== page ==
IN our fight against terrorism, the Pakistan Army has been the most proactive institution. But now, to compensate for a dithering civil government and match expectations built by the last army chief, it may be biting off more than it can chew.

Since 2002, when Musharraf first ventured into Fata, the army has launched at least 11 operations in Fata and Swat. While earlier operations were for a specific area — Al-Mizan in Waziristan in 2002, Rah-i-Haq for Swat and Shangla in 2007, Sherdil for Bajaur in 2008, etc — Raddul Fasaad, the 12th operation, is different in that its scope extends across the whole country.

Raddul Fasaad is an effort to address the rise of terrorism across the country — a situation that has, rather than being contained, escalated. But the army’s effort seems like trying to fill a bucket with a hole in it, the hole being the civil governments that have shied away from confrontations with the extremists.

Raddul Fasaad is the army’s polite way of saying ‘enough is enough’ when it comes to the reluctance of the Punjab government to act firmly in southern Punjab, and the PPP government to do so in interior Sindh. In both provinces, the Rangers (the implementation arm of the military) have been denied a free hand.

Is another army operation a sustainable solution?

But is an army operation a sustainable solution to the problem? It’s more like a surgeon removing a cancerous tumour, and being satisfied with his work, without having fixed the patient’s collapsing immune system. The operation buys the patient a little time but, ultimately, he is doomed.

The civilian government’s considered strategy seems to be that fighting extremism is the task of the uniformed forces. Their task is only to address those needs of the people that will win them the next election. It is a win-win strategy for the politicians, since it protects them from the extremists’ enmity and wins them the votes of beneficiaries of their latest infrastructure project. What will happen 10 or 20 years down the road does not seem to concern them.

The stated objectives of Raddul Fasaad are to ‘eliminate residual threat of terrorism, consolidate gains of earlier operations and ensure security of borders’. It entails a broad-spectrum counterterrorism operation, including de-weaponisation, pursuance of the National Action Plan (NAP) and more effective border control, in that order.

As army chief, the now retired Gen Kayani was reluctant to go into North Waziristan, but his successor Raheel Sharif dared to do so and gained popularity as a result. With the bar having been raised by his hawkish predecessor, COAS Gen Bajwa cannot afford to be a dove. So, while the earlier 11 operations were geographically limited, the new operation spans the entire country.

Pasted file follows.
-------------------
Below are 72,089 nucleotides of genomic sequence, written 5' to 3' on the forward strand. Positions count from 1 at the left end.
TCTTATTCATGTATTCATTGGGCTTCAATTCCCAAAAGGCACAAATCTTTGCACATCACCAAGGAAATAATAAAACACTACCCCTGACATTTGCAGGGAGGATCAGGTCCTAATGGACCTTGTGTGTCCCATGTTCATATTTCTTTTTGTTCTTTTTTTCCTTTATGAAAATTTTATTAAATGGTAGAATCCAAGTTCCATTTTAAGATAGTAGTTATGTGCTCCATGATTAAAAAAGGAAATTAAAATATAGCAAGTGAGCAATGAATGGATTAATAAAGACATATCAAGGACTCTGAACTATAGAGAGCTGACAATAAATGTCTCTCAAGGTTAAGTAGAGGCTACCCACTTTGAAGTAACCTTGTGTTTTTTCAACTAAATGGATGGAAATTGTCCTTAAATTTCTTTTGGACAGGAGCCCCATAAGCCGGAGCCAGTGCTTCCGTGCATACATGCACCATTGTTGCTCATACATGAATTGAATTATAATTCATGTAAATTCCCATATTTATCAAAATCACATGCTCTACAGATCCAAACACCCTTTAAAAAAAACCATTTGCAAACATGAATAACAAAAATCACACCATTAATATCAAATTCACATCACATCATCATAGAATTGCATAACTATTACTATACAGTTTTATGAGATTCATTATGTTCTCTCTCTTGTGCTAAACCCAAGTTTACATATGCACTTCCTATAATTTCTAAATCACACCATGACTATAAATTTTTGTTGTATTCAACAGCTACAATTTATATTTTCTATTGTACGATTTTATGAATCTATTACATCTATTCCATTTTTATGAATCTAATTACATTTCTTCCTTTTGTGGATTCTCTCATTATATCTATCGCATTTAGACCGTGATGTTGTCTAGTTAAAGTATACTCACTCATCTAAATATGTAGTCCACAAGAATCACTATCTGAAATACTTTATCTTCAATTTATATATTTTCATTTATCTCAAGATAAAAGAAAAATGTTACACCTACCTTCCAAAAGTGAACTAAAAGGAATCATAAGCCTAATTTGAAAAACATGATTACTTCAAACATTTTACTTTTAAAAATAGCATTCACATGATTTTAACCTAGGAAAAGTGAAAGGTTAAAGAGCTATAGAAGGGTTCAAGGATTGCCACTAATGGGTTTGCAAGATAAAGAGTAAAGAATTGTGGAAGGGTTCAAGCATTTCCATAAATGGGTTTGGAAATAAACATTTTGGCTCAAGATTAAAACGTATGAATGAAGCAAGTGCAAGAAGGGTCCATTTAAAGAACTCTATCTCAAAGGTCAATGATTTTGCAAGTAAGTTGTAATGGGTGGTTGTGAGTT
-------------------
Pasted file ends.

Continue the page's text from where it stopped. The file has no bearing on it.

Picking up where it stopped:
While the civilian government again seems to be taking a back seat on terrorism, the army may have committed to too much by taking on the challenge of ‘eliminating residual threats and consolidating gains of previous operations’ throughout the country. Considering that the civilian government is not interested in making hard decisions to implement NAP, if complete success is not achieved (a likely scenario), the blame for non-achievement will fall on the army, giving civilian rulers a convenient scapegoat.

Twenty points are underscored by NAP that require immediate attention; adding de-weaponisation, included in Raddul Fasaad, ups the list to 21 points.

The need to include point 13 (zero tolerance for militancy in Punjab) in NAP arose because the committee formulating NAP perceived that some militant groups were being overlooked in Punjab. Similarly, point 16 (dealing firmly with sectarian terrorists) was included because it was felt that some provinces were not taking sectarian terrorism seriously on the premise that it is neither a new problem, nor is the state the target (another sect is). But have we seen real action on these points?

Similarly, for point five (checking financing for terrorists and terrorist organisations), point six (ensuring against re-emergence of banned groups) and point eight (registration and regulation of seminaries), no meaningful action has been taken for fear of backlash. Banned groups continue to operate with different names, and madressahs refuse to allow in government inspectors unlike normal schools. An FIA official, during a briefing in a think tank I am member of, openly admitted that, with the present laws, not even a single financial transaction of a terrorist can be prevented or punished.

So unless the army makes certain grades of action under Raddul Fasaad contingent upon the civil government making quantifiable achievements in NAP’s implementation, it will cut a sorry figure and offer itself up as a scapegoat — to the delight of the civilian rulers, who have already declared the army command transient while they remain permanent.